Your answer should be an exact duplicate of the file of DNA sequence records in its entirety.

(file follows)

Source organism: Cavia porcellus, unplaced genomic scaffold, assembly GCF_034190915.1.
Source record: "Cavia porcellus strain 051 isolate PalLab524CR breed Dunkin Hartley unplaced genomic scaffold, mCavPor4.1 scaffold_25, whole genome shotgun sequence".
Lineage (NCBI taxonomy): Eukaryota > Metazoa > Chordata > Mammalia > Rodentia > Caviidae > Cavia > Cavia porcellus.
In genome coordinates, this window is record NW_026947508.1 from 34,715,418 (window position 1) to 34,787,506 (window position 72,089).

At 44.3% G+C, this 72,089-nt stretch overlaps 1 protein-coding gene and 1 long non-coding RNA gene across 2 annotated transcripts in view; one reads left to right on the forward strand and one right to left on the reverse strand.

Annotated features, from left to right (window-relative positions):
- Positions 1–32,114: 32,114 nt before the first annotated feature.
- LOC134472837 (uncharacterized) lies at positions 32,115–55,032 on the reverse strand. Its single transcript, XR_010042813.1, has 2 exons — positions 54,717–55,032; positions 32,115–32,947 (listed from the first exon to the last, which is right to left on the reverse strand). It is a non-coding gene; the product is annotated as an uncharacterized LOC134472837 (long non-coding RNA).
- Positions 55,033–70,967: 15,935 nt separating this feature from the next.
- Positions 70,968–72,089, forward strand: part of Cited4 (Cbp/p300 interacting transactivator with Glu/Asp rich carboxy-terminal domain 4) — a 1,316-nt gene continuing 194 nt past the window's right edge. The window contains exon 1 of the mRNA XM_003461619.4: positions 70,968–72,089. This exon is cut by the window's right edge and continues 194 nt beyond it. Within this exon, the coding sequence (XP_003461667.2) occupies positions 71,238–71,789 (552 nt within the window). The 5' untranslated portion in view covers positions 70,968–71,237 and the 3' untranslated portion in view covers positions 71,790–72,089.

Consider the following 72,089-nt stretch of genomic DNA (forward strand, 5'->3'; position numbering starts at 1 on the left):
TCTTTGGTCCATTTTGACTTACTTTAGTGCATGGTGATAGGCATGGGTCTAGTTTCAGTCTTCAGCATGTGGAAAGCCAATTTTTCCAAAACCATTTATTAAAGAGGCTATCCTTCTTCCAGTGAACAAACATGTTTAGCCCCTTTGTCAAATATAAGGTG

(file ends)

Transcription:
Source organism: Cavia porcellus, unplaced genomic scaffold, assembly GCF_034190915.1.
Source record: "Cavia porcellus strain 051 isolate PalLab524CR breed Dunkin Hartley unplaced genomic scaffold, mCavPor4.1 scaffold_25, whole genome shotgun sequence".
Lineage (NCBI taxonomy): Eukaryota > Metazoa > Chordata > Mammalia > Rodentia > Caviidae > Cavia > Cavia porcellus.
In genome coordinates, this window is record NW_026947508.1 from 34,715,418 (window position 1) to 34,787,506 (window position 72,089).

At 44.3% G+C, this 72,089-nt stretch overlaps 1 protein-coding gene and 1 long non-coding RNA gene across 2 annotated transcripts in view; one reads left to right on the forward strand and one right to left on the reverse strand.

Annotated features, from left to right (window-relative positions):
- Positions 1–32,114: 32,114 nt before the first annotated feature.
- LOC134472837 (uncharacterized) lies at positions 32,115–55,032 on the reverse strand. Its single transcript, XR_010042813.1, has 2 exons — positions 54,717–55,032; positions 32,115–32,947 (listed from the first exon to the last, which is right to left on the reverse strand). It is a non-coding gene; the product is annotated as an uncharacterized LOC134472837 (long non-coding RNA).
- Positions 55,033–70,967: 15,935 nt separating this feature from the next.
- Positions 70,968–72,089, forward strand: part of Cited4 (Cbp/p300 interacting transactivator with Glu/Asp rich carboxy-terminal domain 4) — a 1,316-nt gene continuing 194 nt past the window's right edge. The window contains exon 1 of the mRNA XM_003461619.4: positions 70,968–72,089. This exon is cut by the window's right edge and continues 194 nt beyond it. Within this exon, the coding sequence (XP_003461667.2) occupies positions 71,238–71,789 (552 nt within the window). The 5' untranslated portion in view covers positions 70,968–71,237 and the 3' untranslated portion in view covers positions 71,790–72,089.

Consider the following 72,089-nt stretch of genomic DNA (forward strand, 5'->3'; position numbering starts at 1 on the left):
TCTTTGGTCCATTTTGACTTACTTTAGTGCATGGTGATAGGCATGGGTCTAGTTTCAGTCTTCAGCATGTGGAAAGCCAATTTTTCCAAAACCATTTATTAAAGAGGCTATCCTTCTTCCAGTGAACAAACATGTTTAGCCCCTTTGTCAAATATAAGGTG